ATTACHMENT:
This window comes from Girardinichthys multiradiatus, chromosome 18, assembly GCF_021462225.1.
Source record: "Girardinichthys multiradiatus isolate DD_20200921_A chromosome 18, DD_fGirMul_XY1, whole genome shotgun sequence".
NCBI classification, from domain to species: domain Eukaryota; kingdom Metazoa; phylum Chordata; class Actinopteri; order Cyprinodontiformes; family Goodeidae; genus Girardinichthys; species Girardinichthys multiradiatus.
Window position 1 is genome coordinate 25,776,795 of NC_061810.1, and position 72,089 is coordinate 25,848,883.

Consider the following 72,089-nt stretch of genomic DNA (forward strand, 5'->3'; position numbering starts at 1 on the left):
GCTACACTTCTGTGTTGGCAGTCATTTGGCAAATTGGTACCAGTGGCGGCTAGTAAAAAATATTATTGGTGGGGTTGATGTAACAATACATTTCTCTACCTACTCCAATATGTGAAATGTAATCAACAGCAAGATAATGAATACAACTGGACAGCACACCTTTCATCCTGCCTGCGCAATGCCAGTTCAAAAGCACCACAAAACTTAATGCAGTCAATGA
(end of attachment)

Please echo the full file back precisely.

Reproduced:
This window comes from Girardinichthys multiradiatus, chromosome 18, assembly GCF_021462225.1.
Source record: "Girardinichthys multiradiatus isolate DD_20200921_A chromosome 18, DD_fGirMul_XY1, whole genome shotgun sequence".
NCBI classification, from domain to species: domain Eukaryota; kingdom Metazoa; phylum Chordata; class Actinopteri; order Cyprinodontiformes; family Goodeidae; genus Girardinichthys; species Girardinichthys multiradiatus.
Window position 1 is genome coordinate 25,776,795 of NC_061810.1, and position 72,089 is coordinate 25,848,883.

Consider the following 72,089-nt stretch of genomic DNA (forward strand, 5'->3'; position numbering starts at 1 on the left):
GCTACACTTCTGTGTTGGCAGTCATTTGGCAAATTGGTACCAGTGGCGGCTAGTAAAAAATATTATTGGTGGGGTTGATGTAACAATACATTTCTCTACCTACTCCAATATGTGAAATGTAATCAACAGCAAGATAATGAATACAACTGGACAGCACACCTTTCATCCTGCCTGCGCAATGCCAGTTCAAAAGCACCACAAAACTTAATGCAGTCAATGA